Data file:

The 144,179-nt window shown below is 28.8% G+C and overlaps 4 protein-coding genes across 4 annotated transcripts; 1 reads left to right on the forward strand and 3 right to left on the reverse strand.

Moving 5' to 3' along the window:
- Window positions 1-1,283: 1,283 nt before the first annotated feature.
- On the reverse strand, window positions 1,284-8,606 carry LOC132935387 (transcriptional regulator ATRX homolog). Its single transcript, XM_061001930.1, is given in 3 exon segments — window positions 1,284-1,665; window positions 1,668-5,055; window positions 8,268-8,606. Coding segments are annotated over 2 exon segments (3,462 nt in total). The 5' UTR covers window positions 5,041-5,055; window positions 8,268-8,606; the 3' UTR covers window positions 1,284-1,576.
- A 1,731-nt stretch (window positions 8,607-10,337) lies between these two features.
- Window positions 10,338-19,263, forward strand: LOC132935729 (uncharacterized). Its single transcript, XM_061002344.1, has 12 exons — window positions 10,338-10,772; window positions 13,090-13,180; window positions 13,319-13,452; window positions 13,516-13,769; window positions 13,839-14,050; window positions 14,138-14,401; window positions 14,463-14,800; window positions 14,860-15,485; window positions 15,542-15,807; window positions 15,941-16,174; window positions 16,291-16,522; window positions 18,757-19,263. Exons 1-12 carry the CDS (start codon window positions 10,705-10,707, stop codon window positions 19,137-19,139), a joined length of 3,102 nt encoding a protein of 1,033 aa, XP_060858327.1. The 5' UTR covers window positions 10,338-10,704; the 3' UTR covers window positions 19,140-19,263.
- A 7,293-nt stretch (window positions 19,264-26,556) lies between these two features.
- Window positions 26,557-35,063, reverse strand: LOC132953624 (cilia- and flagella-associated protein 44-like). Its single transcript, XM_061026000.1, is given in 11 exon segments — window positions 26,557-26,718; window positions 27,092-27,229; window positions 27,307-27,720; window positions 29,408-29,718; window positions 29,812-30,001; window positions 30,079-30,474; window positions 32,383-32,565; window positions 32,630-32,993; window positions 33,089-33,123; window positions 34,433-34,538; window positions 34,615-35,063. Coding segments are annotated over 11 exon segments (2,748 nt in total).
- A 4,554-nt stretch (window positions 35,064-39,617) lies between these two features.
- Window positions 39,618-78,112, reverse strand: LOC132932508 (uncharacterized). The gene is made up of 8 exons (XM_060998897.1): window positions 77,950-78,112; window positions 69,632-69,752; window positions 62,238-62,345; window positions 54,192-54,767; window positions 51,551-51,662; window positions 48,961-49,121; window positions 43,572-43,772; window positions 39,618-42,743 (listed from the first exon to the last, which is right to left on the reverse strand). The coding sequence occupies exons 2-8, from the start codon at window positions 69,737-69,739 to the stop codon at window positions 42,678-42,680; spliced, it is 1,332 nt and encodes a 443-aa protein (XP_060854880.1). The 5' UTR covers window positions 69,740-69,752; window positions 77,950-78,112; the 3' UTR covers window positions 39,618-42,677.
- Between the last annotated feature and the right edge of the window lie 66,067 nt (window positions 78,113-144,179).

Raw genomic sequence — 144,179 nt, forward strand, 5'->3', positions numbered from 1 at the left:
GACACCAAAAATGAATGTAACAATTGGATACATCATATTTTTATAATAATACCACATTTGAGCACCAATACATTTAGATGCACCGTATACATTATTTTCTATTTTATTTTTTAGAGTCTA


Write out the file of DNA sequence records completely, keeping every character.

The 144,179-nt window shown below is 28.8% G+C and overlaps 4 protein-coding genes across 4 annotated transcripts; 1 reads left to right on the forward strand and 3 right to left on the reverse strand.

Moving 5' to 3' along the window:
- Window positions 1-1,283: 1,283 nt before the first annotated feature.
- On the reverse strand, window positions 1,284-8,606 carry LOC132935387 (transcriptional regulator ATRX homolog). Its single transcript, XM_061001930.1, is given in 3 exon segments — window positions 1,284-1,665; window positions 1,668-5,055; window positions 8,268-8,606. Coding segments are annotated over 2 exon segments (3,462 nt in total). The 5' UTR covers window positions 5,041-5,055; window positions 8,268-8,606; the 3' UTR covers window positions 1,284-1,576.
- A 1,731-nt stretch (window positions 8,607-10,337) lies between these two features.
- Window positions 10,338-19,263, forward strand: LOC132935729 (uncharacterized). Its single transcript, XM_061002344.1, has 12 exons — window positions 10,338-10,772; window positions 13,090-13,180; window positions 13,319-13,452; window positions 13,516-13,769; window positions 13,839-14,050; window positions 14,138-14,401; window positions 14,463-14,800; window positions 14,860-15,485; window positions 15,542-15,807; window positions 15,941-16,174; window positions 16,291-16,522; window positions 18,757-19,263. Exons 1-12 carry the CDS (start codon window positions 10,705-10,707, stop codon window positions 19,137-19,139), a joined length of 3,102 nt encoding a protein of 1,033 aa, XP_060858327.1. The 5' UTR covers window positions 10,338-10,704; the 3' UTR covers window positions 19,140-19,263.
- A 7,293-nt stretch (window positions 19,264-26,556) lies between these two features.
- Window positions 26,557-35,063, reverse strand: LOC132953624 (cilia- and flagella-associated protein 44-like). Its single transcript, XM_061026000.1, is given in 11 exon segments — window positions 26,557-26,718; window positions 27,092-27,229; window positions 27,307-27,720; window positions 29,408-29,718; window positions 29,812-30,001; window positions 30,079-30,474; window positions 32,383-32,565; window positions 32,630-32,993; window positions 33,089-33,123; window positions 34,433-34,538; window positions 34,615-35,063. Coding segments are annotated over 11 exon segments (2,748 nt in total).
- A 4,554-nt stretch (window positions 35,064-39,617) lies between these two features.
- Window positions 39,618-78,112, reverse strand: LOC132932508 (uncharacterized). The gene is made up of 8 exons (XM_060998897.1): window positions 77,950-78,112; window positions 69,632-69,752; window positions 62,238-62,345; window positions 54,192-54,767; window positions 51,551-51,662; window positions 48,961-49,121; window positions 43,572-43,772; window positions 39,618-42,743 (listed from the first exon to the last, which is right to left on the reverse strand). The coding sequence occupies exons 2-8, from the start codon at window positions 69,737-69,739 to the stop codon at window positions 42,678-42,680; spliced, it is 1,332 nt and encodes a 443-aa protein (XP_060854880.1). The 5' UTR covers window positions 69,740-69,752; window positions 77,950-78,112; the 3' UTR covers window positions 39,618-42,677.
- Between the last annotated feature and the right edge of the window lie 66,067 nt (window positions 78,113-144,179).

Raw genomic sequence — 144,179 nt, forward strand, 5'->3', positions numbered from 1 at the left:
GACACCAAAAATGAATGTAACAATTGGATACATCATATTTTTATAATAATACCACATTTGAGCACCAATACATTTAGATGCACCGTATACATTATTTTCTATTTTATTTTTTAGAGTCTA